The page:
Archive for the 'employee awards' Category
Thought we’d bring this research from late 2012 on what gifts that adults wanted for the holidays.
It’s a little dated, but parallels more current data we’ve seen from the incentive industry. In light of all the discussion of late about employee engagement award platforms, we thought this would be helpful. Since the founding of this blog, we have been stating that gift cards are the #1 award in the incentive industry, for the fundamental reason that it’s what people want. That hasn’t changed. And when it does, don’t worry, gift cards competitors will tout that to the heavens.
In terms of what outlets these gift cards are for, this same IRF survey revealed that the largest number are for department stores at 39% followed by restaurants at 33%, bookstores at 21%, coffee shops at 18%, discount stores like Costco at 14%, grocery stores/gas stations at 13% and online retailers rounding it out at 11%.
It was interesting for us to note that when the traditional merchandise award supplier’s harangue on the main problem of using gift cards the main reasons is that they can be used for groceries and gasoline. And they are right, but 87% of the time, they wrong! Frankly it really shouldn’t make much difference to the incentive planner; the participant has to perform in order to receive the award. There are some schools of thought that think you should let them have what they want anyway. Who are we to determine those preferences?
We go a little “nutso” every time someone in the incentive/award industry uses the word “gift” when they mean an “award”. If you are conveying a gift to someone, they didn’t have to do anything to get it, that’s why it’s a gift. If you are presenting an award to someone, that person actually earned the right to receive that award.
Now let’s go a little deeper into the world of employee recognition and incentives. Frankly there is a part of the incentive industry that has an “everyone should win the prize mentality,” which doesn’t make much sense. The prize should be presented to the winners of a competition in recognition of outstanding achievement. We found this interview with Tom Coughlin, the coach of New York Giants, and his feelings on motivation to be very interesting. His view is fairly simple. People earn the right to win, just as employees in any recognition or incentive program have the opportunity to earn the right to win. The have to work for it.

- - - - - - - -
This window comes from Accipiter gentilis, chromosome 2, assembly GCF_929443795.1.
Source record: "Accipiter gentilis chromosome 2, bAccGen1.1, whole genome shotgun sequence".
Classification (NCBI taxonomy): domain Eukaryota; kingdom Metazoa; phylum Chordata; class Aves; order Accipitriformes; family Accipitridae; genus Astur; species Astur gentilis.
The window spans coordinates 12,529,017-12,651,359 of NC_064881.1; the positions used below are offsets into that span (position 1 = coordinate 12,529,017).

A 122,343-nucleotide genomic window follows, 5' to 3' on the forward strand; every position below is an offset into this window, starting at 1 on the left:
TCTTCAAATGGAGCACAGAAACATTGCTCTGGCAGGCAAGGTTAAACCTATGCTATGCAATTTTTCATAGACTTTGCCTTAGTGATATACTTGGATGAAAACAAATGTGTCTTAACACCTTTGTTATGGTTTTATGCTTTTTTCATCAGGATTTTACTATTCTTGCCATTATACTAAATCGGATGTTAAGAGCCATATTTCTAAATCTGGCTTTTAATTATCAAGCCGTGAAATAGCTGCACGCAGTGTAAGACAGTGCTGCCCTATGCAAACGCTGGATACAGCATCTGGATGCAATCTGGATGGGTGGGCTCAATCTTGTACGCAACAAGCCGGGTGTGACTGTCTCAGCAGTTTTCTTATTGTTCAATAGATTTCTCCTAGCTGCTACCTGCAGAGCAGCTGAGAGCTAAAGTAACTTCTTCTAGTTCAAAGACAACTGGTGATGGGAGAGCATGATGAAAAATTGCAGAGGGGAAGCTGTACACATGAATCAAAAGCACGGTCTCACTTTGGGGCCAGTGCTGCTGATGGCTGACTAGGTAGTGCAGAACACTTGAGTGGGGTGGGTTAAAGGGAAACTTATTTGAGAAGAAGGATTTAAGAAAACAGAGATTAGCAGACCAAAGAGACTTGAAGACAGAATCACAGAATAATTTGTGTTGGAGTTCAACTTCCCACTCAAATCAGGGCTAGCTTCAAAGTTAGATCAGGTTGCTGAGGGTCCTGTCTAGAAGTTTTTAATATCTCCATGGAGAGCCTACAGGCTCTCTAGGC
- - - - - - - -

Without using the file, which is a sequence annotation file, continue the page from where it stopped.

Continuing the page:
Essentially Mr. Coughlin explains that motivation is a process that involves learning. Most people inherently want to be the best they can be. They want good managers who are interested in their performance and success, they want to be coached. Most employees have pride in what they do. To use that pride in the success of your organization, help your employees set realistic goals for achievement, and then show them how to attack those goals.
You can’t go anywhere in the Human Resources world without running into the discussion of employee engagement. It’s the piece of their world that drives performance in the company. But you can’t just expect engagement to exist without setting up the process to help the employees along the way.
When you do, the awards they receive will be received with the pride knowing that they Earned the Right to Win.
The cynics of the award industry come and go. Alfie Kohn and Dan Pink wrote two of the bestselling books in the incentive industry, both anti incentives. They created a contingent of believers and supporters who like an ideologues in any field have a difficulty in ever seeing the other side of the subjects. Consider for a moment what Mr. Kohn claimed in his 1993 book…
“The bottom line is that any approach that offers a reward for better performance is destined to be ineffective.” And “the more closely we tie compensation (or other rewards) to performance, the more damage we do.”
But let the academicians argue over science and other aspects of the award industry. There are plenty of them who have positions opposite of our two famous authors mentioned above and have actually been a lot more scientific about it.
A highly respected one is Gerry Ledford ,PhD a Senior Research Scientist at the Center for Effective Organizations, Marshall School of Business, University of Southern California. He received a Ph. D and M.A. in Psychology from the University of Michigan and has authored over 100 articles and ten books and he frequently speaks at professional events. Just as a comparison, Mr. Kohn was a high school teacher, and Mr. Pink was a political speechwriter turned author.
As discussed in this article from The Compensation Café, scientific research on awards is quite different than what Pink and Kohn suggest. Some highlights from this article include:
- Monetary incentives generally do lead to increased performance.
- Extrinsic awards actually can increase intrinsic motivation
- Rewards have no negative effect on intrinsic motivation